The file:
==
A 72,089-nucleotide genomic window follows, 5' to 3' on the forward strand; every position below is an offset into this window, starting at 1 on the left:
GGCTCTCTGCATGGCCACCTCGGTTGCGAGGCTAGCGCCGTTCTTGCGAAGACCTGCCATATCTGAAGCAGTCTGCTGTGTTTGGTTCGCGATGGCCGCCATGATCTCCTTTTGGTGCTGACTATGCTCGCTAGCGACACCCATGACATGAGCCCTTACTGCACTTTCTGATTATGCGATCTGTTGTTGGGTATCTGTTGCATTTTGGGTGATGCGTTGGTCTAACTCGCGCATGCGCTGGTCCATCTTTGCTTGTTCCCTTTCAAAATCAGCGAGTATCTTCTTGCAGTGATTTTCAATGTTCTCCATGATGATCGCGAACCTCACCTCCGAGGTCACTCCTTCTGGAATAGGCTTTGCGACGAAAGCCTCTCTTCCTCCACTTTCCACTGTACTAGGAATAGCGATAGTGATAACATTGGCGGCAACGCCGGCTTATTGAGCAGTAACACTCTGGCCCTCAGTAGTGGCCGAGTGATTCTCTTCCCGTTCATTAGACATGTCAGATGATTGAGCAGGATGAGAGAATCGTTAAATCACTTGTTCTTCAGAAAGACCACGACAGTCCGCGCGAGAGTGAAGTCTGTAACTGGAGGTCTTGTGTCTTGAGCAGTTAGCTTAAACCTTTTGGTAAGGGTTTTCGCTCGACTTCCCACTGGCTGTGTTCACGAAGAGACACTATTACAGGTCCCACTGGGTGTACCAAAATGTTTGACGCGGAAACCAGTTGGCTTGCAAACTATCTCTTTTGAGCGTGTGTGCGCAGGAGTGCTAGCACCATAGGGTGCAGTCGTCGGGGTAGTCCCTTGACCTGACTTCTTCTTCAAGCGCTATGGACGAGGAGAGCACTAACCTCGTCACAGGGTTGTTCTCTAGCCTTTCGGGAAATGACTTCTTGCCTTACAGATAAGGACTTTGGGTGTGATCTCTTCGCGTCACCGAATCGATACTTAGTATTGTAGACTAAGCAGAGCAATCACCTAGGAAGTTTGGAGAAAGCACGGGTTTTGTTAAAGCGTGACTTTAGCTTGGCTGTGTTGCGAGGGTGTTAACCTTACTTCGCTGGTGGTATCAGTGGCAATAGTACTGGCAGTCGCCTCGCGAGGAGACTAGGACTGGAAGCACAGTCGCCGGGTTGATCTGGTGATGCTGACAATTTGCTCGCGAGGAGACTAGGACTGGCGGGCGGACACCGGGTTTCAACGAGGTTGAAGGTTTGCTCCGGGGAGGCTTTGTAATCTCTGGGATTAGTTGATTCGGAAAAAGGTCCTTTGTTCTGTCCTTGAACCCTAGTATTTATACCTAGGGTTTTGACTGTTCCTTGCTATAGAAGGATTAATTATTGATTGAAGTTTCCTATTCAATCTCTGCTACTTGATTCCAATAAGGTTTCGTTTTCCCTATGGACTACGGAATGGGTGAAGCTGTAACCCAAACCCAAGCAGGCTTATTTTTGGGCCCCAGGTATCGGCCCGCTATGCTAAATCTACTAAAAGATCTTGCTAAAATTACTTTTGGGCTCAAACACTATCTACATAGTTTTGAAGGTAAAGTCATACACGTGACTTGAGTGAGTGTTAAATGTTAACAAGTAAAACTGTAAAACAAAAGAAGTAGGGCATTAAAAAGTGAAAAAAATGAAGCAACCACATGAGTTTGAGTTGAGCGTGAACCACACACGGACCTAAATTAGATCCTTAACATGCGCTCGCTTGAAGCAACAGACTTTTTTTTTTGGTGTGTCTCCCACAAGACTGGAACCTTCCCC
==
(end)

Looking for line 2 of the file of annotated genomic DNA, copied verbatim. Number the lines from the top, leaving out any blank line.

GGCTCTCTGCATGGCCACCTCGGTTGCGAGGCTAGCGCCGTTCTTGCGAAGACCTGCCATATCTGAAGCAGTCTGCTGTGTTTGGTTCGCGATGGCCGCCATGATCTCCTTTTGGTGCTGACTATGCTCGCTAGCGACACCCATGACATGAGCCCTTACTGCACTTTCTGATTATGCGATCTGTTGTTGGGTATCTGTTGCATTTTGGGTGATGCGTTGGTCTAACTCGCGCATGCGCTGGTCCATCTTTGCTTGTTCCCTTTCAAAATCAGCGAGTATCTTCTTGCAGTGATTTTCAATGTTCTCCATGATGATCGCGAACCTCACCTCCGAGGTCACTCCTTCTGGAATAGGCTTTGCGACGAAAGCCTCTCTTCCTCCACTTTCCACTGTACTAGGAATAGCGATAGTGATAACATTGGCGGCAACGCCGGCTTATTGAGCAGTAACACTCTGGCCCTCAGTAGTGGCCGAGTGATTCTCTTCCCGTTCATTAGACATGTCAGATGATTGAGCAGGATGAGAGAATCGTTAAATCACTTGTTCTTCAGAAAGACCACGACAGTCCGCGCGAGAGTGAAGTCTGTAACTGGAGGTCTTGTGTCTTGAGCAGTTAGCTTAAACCTTTTGGTAAGGGTTTTCGCTCGACTTCCCACTGGCTGTGTTCACGAAGAGACACTATTACAGGTCCCACTGGGTGTACCAAAATGTTTGACGCGGAAACCAGTTGGCTTGCAAACTATCTCTTTTGAGCGTGTGTGCGCAGGAGTGCTAGCACCATAGGGTGCAGTCGTCGGGGTAGTCCCTTGACCTGACTTCTTCTTCAAGCGCTATGGACGAGGAGAGCACTAACCTCGTCACAGGGTTGTTCTCTAGCCTTTCGGGAAATGACTTCTTGCCTTACAGATAAGGACTTTGGGTGTGATCTCTTCGCGTCACCGAATCGATACTTAGTATTGTAGACTAAGCAGAGCAATCACCTAGGAAGTTTGGAGAAAGCACGGGTTTTGTTAAAGCGTGACTTTAGCTTGGCTGTGTTGCGAGGGTGTTAACCTTACTTCGCTGGTGGTATCAGTGGCAATAGTACTGGCAGTCGCCTCGCGAGGAGACTAGGACTGGAAGCACAGTCGCCGGGTTGATCTGGTGATGCTGACAATTTGCTCGCGAGGAGACTAGGACTGGCGGGCGGACACCGGGTTTCAACGAGGTTGAAGGTTTGCTCCGGGGAGGCTTTGTAATCTCTGGGATTAGTTGATTCGGAAAAAGGTCCTTTGTTCTGTCCTTGAACCCTAGTATTTATACCTAGGGTTTTGACTGTTCCTTGCTATAGAAGGATTAATTATTGATTGAAGTTTCCTATTCAATCTCTGCTACTTGATTCCAATAAGGTTTCGTTTTCCCTATGGACTACGGAATGGGTGAAGCTGTAACCCAAACCCAAGCAGGCTTATTTTTGGGCCCCAGGTATCGGCCCGCTATGCTAAATCTACTAAAAGATCTTGCTAAAATTACTTTTGGGCTCAAACACTATCTACATAGTTTTGAAGGTAAAGTCATACACGTGACTTGAGTGAGTGTTAAATGTTAACAAGTAAAACTGTAAAACAAAAGAAGTAGGGCATTAAAAAGTGAAAAAAATGAAGCAACCACATGAGTTTGAGTTGAGCGTGAACCACACACGGACCTAAATTAGATCCTTAACATGCGCTCGCTTGAAGCAACAGACTTTTTTTTTTGGTGTGTCTCCCACAAGACTGGAACCTTCCCC